With many thanks to Chris Guldberg for this post. 

On May 12, 2020, the IRS released Notice 2020-29 (the “Notice”) providing greater flexibility to make mid-year election changes under Code Section 125 cafeteria plans during 2020 with respect to employer-provided health coverage and health and dependent care flexible spending accounts (“FSAs”). The notice also provides additional time in which unused amounts in FSAs can be used to pay expenses and avoid forfeiture.

Mid-year Election Changes

As background, cafeteria plans are the vehicle that allow employees to elect to pay their share of benefit premium costs for certain welfare benefits (for example, the employee premium portion paid for medical coverage) on a pre-tax basis rather than paying for those costs on an after-tax basis. In general, employee cafeteria plan elections must be made prior to the first day of the plan year and cannot be changed during the plan year except for specific change in status type events permitted under the relevant regulations (for example, the birth of a child).


Continue Reading Increased Flexibility for Taxpayers in Section 125 Cafeteria Plans in Response to COVID-19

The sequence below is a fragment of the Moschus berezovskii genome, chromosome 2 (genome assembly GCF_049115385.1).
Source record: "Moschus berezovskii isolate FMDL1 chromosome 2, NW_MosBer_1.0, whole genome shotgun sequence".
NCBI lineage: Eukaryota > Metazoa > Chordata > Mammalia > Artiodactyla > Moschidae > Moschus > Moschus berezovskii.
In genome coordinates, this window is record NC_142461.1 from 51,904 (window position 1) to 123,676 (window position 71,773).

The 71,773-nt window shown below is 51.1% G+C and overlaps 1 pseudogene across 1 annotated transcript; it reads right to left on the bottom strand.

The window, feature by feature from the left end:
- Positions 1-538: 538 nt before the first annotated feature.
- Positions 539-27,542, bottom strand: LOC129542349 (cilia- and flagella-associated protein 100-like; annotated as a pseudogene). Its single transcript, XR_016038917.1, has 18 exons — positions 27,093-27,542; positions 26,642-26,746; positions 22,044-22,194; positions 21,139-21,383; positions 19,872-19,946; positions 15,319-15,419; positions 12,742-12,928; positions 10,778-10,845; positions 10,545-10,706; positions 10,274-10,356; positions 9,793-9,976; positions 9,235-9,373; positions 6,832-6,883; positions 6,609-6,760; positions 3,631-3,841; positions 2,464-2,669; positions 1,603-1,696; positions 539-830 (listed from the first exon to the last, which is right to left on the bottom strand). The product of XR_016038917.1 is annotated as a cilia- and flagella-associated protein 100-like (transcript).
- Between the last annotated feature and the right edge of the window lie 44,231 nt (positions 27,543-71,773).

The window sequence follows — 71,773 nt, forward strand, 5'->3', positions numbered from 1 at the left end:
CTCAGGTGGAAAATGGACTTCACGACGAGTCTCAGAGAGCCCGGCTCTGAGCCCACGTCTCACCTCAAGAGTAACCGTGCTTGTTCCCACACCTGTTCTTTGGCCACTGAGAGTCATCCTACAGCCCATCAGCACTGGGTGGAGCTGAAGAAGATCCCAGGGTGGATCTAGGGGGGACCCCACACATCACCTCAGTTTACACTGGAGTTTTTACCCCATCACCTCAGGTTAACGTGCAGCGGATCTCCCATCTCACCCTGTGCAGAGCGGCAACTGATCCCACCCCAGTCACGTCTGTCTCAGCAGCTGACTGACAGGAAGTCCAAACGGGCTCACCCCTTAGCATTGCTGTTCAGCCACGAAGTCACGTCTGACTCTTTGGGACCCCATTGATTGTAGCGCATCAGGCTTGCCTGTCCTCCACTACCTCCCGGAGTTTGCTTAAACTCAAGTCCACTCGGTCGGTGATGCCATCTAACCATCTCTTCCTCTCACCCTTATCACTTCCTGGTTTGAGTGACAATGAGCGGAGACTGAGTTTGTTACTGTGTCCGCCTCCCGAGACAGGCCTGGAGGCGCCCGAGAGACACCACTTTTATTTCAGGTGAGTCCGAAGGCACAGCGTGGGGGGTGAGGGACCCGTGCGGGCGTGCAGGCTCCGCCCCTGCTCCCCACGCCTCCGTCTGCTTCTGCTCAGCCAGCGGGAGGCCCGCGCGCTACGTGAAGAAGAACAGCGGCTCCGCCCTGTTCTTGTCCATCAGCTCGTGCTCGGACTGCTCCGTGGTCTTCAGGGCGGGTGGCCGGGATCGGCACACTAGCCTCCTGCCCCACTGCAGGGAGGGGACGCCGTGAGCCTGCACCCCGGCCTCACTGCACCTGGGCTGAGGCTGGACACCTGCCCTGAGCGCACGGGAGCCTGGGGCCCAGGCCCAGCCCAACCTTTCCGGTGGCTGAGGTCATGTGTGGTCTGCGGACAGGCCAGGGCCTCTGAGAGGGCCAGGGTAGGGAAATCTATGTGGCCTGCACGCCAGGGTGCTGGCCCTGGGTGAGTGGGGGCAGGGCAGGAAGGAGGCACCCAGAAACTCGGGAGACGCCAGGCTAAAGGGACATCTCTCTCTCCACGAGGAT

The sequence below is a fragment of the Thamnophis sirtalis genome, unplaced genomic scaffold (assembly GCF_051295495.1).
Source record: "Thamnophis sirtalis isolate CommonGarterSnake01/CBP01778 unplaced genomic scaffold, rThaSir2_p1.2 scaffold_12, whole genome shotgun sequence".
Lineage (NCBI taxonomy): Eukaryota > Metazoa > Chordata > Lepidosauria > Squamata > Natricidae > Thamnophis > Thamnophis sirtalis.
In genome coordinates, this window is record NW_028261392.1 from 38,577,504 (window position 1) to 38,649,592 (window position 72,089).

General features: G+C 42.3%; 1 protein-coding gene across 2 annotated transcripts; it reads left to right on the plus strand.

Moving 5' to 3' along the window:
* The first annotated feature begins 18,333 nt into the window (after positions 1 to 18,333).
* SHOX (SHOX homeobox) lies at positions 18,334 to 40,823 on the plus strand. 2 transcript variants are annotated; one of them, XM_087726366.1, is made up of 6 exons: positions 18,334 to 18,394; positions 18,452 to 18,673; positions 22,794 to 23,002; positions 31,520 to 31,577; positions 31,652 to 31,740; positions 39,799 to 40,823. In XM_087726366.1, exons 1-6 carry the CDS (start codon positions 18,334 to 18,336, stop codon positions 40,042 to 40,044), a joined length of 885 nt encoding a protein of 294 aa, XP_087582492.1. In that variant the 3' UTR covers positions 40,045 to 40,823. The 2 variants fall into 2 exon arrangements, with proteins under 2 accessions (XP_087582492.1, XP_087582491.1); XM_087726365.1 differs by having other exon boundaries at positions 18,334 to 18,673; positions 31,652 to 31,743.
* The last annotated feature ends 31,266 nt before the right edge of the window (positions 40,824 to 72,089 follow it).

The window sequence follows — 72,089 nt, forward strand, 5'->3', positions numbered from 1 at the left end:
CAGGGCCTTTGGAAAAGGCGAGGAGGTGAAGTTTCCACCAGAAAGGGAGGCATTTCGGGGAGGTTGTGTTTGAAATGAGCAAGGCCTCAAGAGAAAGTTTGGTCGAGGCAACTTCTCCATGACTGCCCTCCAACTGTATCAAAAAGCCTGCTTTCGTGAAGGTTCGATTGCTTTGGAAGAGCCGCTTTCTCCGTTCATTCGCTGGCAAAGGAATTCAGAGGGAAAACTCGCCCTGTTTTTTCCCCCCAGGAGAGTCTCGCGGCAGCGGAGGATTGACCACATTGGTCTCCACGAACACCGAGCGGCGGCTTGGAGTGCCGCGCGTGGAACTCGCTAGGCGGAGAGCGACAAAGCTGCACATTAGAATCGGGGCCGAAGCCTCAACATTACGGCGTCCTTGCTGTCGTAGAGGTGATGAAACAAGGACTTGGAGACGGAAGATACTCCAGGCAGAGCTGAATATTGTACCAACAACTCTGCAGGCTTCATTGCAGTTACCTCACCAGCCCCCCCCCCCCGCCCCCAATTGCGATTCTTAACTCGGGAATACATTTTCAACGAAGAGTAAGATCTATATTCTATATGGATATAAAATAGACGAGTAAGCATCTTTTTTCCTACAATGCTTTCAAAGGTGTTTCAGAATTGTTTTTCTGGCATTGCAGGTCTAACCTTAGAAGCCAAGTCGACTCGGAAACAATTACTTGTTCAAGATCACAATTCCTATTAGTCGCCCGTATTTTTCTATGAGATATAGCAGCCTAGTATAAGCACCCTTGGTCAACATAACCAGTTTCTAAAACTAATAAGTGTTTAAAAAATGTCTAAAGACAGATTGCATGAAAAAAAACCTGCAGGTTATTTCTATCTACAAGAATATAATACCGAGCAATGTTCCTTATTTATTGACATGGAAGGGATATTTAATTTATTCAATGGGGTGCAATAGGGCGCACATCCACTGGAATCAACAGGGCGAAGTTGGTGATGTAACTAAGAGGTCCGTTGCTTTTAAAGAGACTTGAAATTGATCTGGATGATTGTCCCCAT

With many thanks to Chris Guldberg for this post. 

Employers considering COVID-19-related layoffs and RIFs right now should add one more item to their checklist of considerations: the possibility of inadvertently triggering a “partial termination” of their tax-qualified retirement plan.

Where plan participant numbers decrease substantially, the plan may incur what’s known as a “partial termination.” This is significant because, once triggered, the IRS requires the benefits of all “affected employees” be fully vested. Failure to provide such vesting could put the plan’s tax-qualified status at risk.


Continue Reading Beware — COVID-19 Layoffs May Trigger Liability for Partial Plan Terminations

On Friday, March 20, 2020, the Internal Revenue Service (IRS), US Department of Labor (DOL), and US Department of the Treasury published a joint news release (Release) regarding tax credits available to employers who will be required to provide paid sick and family care leave for COVID-19-related purposes under the Families First Coronavirus Response Act

On December 22, 2017, the Tax Cuts and Jobs Act was signed into law bringing significant changes to US tax law. One provision of the Act may further incentivize individuals to work as independent contractors instead of as traditional employees.

The new provision allows for independent contractors, and for service providers structured as a partnership or other flow-through entities, the potential to deduct up to 20% of their revenue from their taxable income. And while some companies might view the opportunity to re-classify individuals from employees to independent contractors as a “win–win” scenario, it could create substantial legal exposure for employers.


Continue Reading New Tax Law Could Incentivize Employees To Become Independent Contractors – Employers Should Proceed With Caution